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    Elizabeth Marian Swaney, of Hungary, runs the course during women's halfpipe qualifying at Phoenix Snow Park at the 2018 Winter Olympics in Pyeongchang, South Korea, Monday, Feb. 19, 2018.

    Worst Skier at Olympics: US Woman Games the System to Sneak Into Games

    © AP Photo/ Gregory Bull
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    American skier Elizabeth Swaney, who represented Hungary in the women’s free ski halfpipe at the 2018 Winter Olympics in Pyeongchang, South Korea, is now under fire for having allegedly scammed her way into the Games.

    Swaney, 33, left the audience speechless with her less-than-mediocre performance on Monday when she demonstrated skills that don't come close to matching what people expect to see from a world-class Olympic athlete at Pyeongchang.

    Halfpipe skiing is considered to be a dangerous sport in which competitors normally perform a series of spectacular tricks while going down the pipe and are evaluated by judges, but Swaney's run featured zero tricks. She did nothing — no triple corks, no tail grabs — as she lazily rode up the halfpipe walls and back down again.

    After a video of her performance went viral, the international community started to wonder how the woman managed to get into the Olympics in the first place.

    ​The answer is simple: there are loopholes in the system allowing pretty much anyone to qualify for a spot at the Games — except for Russian athletes, of course, many of whom couldn't participate in the major sports event even after being fully acquitted by The Court of Arbitration for Sport (CAS).

    Swaney, who has a graduate degree from Harvard and once ran against Arnold Schwarzenegger in the race to be governor of California, only picked up skiing in her mid 20s. She even attempted to raise money in support of her sports career through crowdfunding, but without much success.

    Knowing that there was no chance for her to make it into the US team, Swaney used her grandparents' heritage to claim Hungarian lineage and became the first person to represent Hungary in skiing. She reportedly earned a spot in Hungary's Olympic delegation by technically fitting a requirement of minimum number of top 30 finishes.

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    Swaney traveled the world to participate in international championships where there were rarely 30 entrants.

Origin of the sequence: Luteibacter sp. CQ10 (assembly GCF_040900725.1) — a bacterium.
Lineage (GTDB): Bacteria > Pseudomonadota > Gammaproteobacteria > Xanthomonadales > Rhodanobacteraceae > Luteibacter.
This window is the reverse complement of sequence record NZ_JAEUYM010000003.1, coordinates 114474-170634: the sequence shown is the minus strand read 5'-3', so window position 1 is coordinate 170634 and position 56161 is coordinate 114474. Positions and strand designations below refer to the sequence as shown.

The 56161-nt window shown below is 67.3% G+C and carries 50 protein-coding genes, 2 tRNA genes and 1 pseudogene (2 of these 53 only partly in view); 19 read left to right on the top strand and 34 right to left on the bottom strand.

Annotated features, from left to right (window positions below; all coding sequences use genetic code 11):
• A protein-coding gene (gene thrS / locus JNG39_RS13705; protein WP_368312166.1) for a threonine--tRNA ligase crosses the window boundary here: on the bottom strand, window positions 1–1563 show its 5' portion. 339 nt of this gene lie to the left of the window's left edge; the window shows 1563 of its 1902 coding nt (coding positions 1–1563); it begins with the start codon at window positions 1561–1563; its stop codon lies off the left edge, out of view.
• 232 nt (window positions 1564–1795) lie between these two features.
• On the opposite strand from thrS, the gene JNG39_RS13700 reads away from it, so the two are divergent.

"She went to every world cup, where there were only 24, 25, or 28 women," FIS halfpipe and slopestyle judge Steele Spence told the Denver Post. "She would compete in them consistently over the last couple years and sometimes girls would crash so she would not end up dead last."

    ​If Swaney had crashed at three or four of those world cups, she would have not accumulated enough points to qualify for the Olympics, according to Philippe Belanger, the head judge for freeskiing competitions at Pyeongchang. But it's hard to fall off your skis when you perform no tricks.

    It seems, however, that Swaney herself is proud of her achievement.

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    "I want to inspire others in Hungary and the world to become involved in freestyle skiing," she said, as cited by Independent. "Maybe, perhaps, I'm the bridge to those who want to get started in the life of freestyle skiing and I want to show people that, yeah, it's possible to get involved in freestyle skiing through a variety of backgrounds."

    The newly-minted Olympic athlete's ingenuity received mixed responses, but mostly people have taken to social media to condemn her as an unfair contestant, saying that Swaney's case discredits the International Olympic Committee and the Olympic movement in general.

    ​​​Because of Swaney, athletes that were better qualified and ranked higher were not able to compete. People critical of Swaney's attendance say regulations have to be changed to close the loophole that helped her get in.


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